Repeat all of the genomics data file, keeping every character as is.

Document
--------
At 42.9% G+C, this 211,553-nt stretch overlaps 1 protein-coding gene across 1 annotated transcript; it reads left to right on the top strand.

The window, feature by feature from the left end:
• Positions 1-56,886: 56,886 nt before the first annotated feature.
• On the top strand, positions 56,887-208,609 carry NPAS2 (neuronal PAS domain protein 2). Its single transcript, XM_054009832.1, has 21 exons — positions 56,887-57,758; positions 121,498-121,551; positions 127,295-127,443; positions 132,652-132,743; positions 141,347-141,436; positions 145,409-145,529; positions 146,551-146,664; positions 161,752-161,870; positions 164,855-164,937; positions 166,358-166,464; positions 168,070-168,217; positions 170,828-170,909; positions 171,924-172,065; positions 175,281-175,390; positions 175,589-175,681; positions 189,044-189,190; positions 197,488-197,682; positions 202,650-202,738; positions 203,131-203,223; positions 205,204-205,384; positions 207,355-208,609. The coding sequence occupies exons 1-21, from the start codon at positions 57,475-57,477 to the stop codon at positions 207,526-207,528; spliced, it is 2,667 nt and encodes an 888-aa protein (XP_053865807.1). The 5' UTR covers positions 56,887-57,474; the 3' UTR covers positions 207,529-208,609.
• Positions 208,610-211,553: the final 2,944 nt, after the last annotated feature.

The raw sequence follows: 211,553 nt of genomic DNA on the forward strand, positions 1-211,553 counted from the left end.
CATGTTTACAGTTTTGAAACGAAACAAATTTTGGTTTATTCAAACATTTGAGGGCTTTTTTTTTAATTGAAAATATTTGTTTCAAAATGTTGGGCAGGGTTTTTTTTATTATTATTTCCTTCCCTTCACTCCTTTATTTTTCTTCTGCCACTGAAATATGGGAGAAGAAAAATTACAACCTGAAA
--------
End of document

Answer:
At 42.9% G+C, this 211,553-nt stretch overlaps 1 protein-coding gene across 1 annotated transcript; it reads left to right on the top strand.

The window, feature by feature from the left end:
• Positions 1-56,886: 56,886 nt before the first annotated feature.
• On the top strand, positions 56,887-208,609 carry NPAS2 (neuronal PAS domain protein 2). Its single transcript, XM_054009832.1, has 21 exons — positions 56,887-57,758; positions 121,498-121,551; positions 127,295-127,443; positions 132,652-132,743; positions 141,347-141,436; positions 145,409-145,529; positions 146,551-146,664; positions 161,752-161,870; positions 164,855-164,937; positions 166,358-166,464; positions 168,070-168,217; positions 170,828-170,909; positions 171,924-172,065; positions 175,281-175,390; positions 175,589-175,681; positions 189,044-189,190; positions 197,488-197,682; positions 202,650-202,738; positions 203,131-203,223; positions 205,204-205,384; positions 207,355-208,609. The coding sequence occupies exons 1-21, from the start codon at positions 57,475-57,477 to the stop codon at positions 207,526-207,528; spliced, it is 2,667 nt and encodes an 888-aa protein (XP_053865807.1). The 5' UTR covers positions 56,887-57,474; the 3' UTR covers positions 207,529-208,609.
• Positions 208,610-211,553: the final 2,944 nt, after the last annotated feature.

The raw sequence follows: 211,553 nt of genomic DNA on the forward strand, positions 1-211,553 counted from the left end.
CATGTTTACAGTTTTGAAACGAAACAAATTTTGGTTTATTCAAACATTTGAGGGCTTTTTTTTTAATTGAAAATATTTGTTTCAAAATGTTGGGCAGGGTTTTTTTTATTATTATTTCCTTCCCTTCACTCCTTTATTTTTCTTCTGCCACTGAAATATGGGAGAAGAAAAATTACAACCTGAAA